And today, Massimiliano Proietti at Heriot-Watt University in Edinburgh and a few colleagues say they have performed this experiment for the first time: They have created different realities and compared them.

Their conclusion is that Wigner was correct: These realities can be made irreconcilable so that it is impossible to agree on objective facts about an experiment. More

Knapp's News
Broadcaster George Knapp loves ETs (caricature by Dennis Rano, 2011)
These items have recently caught Coast to Coast occasional host George Knapp's attention, including articles on who owns Mars, strange cryptids, and UFO "metamaterials."

    Wednesday, March 27, 2019

    Native American Tribes of California

    LA Times (, 4/13/98); Xochitl, Dhr. Seven (eds.), Wisdom Quarterly

    What makes California so special?
    In 1911 a mysterious Native American man emerged from the wilderness of Northern California. No one knew who he was or could understand his language, so he was immediately put in a jail.

    A couple of anthropologists befriended him, and he told them the story of his life. As the last surviving member of the Yahi people, Ishi [after whom a famous book was written] was able to provide invaluable insights into his culture, ensuring that his tribe would be remembered.

    To learn more about California's indigenous (Native American) tribes, use the direct links on the Los Angeles Times' Launch Point website (
    Level 1
    Chumash Indians: The Chumash Indians of the Central Coast painted stories and legends inside caves from Morro Bay to the Channel Islands. Find out more about the Chumash through these reports written and illustrated by third-graders ( 

    Shapes and Uses of California Indian Basketry: The early Native Americans achieved a high degree of craftsmanship and artistry in their baskets. View pictures that demonstrate the incredible range of their skills: from cooking baskets and water bottles to cradles, moccasins, and animal traps ( 

    Chumash Indians--Sports and Recreation: Imagine two teams, each with a hundred players, using a special "shinny" stick to hit a small wooden ball through the other team's goal posts. Learn about the many games that the Chumash played to practice important skills as well as to have fun (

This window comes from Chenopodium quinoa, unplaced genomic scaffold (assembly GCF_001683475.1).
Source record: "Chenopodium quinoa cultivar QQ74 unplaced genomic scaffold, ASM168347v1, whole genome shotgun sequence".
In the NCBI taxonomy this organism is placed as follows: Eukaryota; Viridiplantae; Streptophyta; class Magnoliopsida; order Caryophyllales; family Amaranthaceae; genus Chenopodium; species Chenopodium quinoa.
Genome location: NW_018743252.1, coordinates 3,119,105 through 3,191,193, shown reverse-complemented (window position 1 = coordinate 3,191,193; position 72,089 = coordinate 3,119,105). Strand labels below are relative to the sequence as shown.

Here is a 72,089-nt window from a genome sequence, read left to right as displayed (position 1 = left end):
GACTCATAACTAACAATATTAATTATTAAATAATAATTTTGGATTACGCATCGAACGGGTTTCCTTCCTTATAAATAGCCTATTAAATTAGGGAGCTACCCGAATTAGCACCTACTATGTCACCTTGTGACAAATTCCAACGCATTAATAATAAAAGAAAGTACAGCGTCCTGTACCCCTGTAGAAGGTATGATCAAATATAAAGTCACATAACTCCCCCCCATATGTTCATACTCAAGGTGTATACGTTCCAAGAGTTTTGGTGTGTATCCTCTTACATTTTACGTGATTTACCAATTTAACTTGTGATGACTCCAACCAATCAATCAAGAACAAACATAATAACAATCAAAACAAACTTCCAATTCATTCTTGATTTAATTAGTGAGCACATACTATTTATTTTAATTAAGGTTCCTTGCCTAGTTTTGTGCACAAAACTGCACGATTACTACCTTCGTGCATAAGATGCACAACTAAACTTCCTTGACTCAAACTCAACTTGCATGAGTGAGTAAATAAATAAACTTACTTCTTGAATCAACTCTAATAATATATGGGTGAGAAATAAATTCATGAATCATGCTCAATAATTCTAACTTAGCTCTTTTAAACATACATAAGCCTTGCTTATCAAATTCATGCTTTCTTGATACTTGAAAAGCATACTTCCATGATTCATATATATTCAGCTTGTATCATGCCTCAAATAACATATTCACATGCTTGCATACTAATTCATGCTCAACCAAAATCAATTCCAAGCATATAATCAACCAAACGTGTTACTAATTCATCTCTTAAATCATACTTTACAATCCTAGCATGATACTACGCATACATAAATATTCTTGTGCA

Level 2
    Genocidal white invaders' mass burial
    California Native American Site: Anthropologists estimate that 130,000 to 350,000 Native Americans were living in California [which seems low for the estimated 100 million living in the future-USA and 300 million in America] before European [invaders and genocidal colonial] settlers arrived. Find out about the Ohlone people who lived near present-day San Francisco and Monterey County ( 

    American Indian Movement (
    The Miwok Indians of Yosemite: The Miwok used nettle root to help relieve rheumatism and milkweed to help heal warts. Find out about the history, tools, foods, arts, games, and legends of this tribe who lived in the area currently known as Yosemite ( 

    People of Our Past: Like many other tribes, the Chumash and Los Angeles Tongva (Gabrielinos/Kizh) prepared acorns by grinding them, washing away the tannic acid, and using the acorn meal to make flat cakes and soup. Learn more about their way of life through photos and oral histories (
    Level 3
    ART: Erasure (
    California Indians: An Historical Sketch: This detailed account traces the history of Native Americans in California from their earliest known origins to the present-day and includes historical resources ( 

    The History of the Maidu Mechoopda Indians: The California Gold Rush of 1848 changed the lives of the Maidu Mechoopda Indians forever. View maps and pictures that help tell the story of this tribe: the early days, their virtual extinction at the hands of white settlers and their current struggles in the late 20th century ( 

    California Tribes: A collection of resources on Native American tribes today. Read about the Hoopa alphabet, view the work of different artists, and find out when the next powwow is (
    Entheogens to Spirit Land
    What games did the Chumash play to develop the good eye-hand coordination skills needed for hunting? CLUE: See Chumash Indians Sports and Recreation (

    Launch Point ( is produced by the UC Irvine Department of Education, which reviews each site for appropriateness and quality. This week's Quest was designed by Julie Ryan, Leslie Baldwiin, Todd Sautner, Stan Woo-Sam, and Anna Manring.
    First Americans: Tribal Art from North America (Bowers Museum)
    News of the Day
    Chris Farthing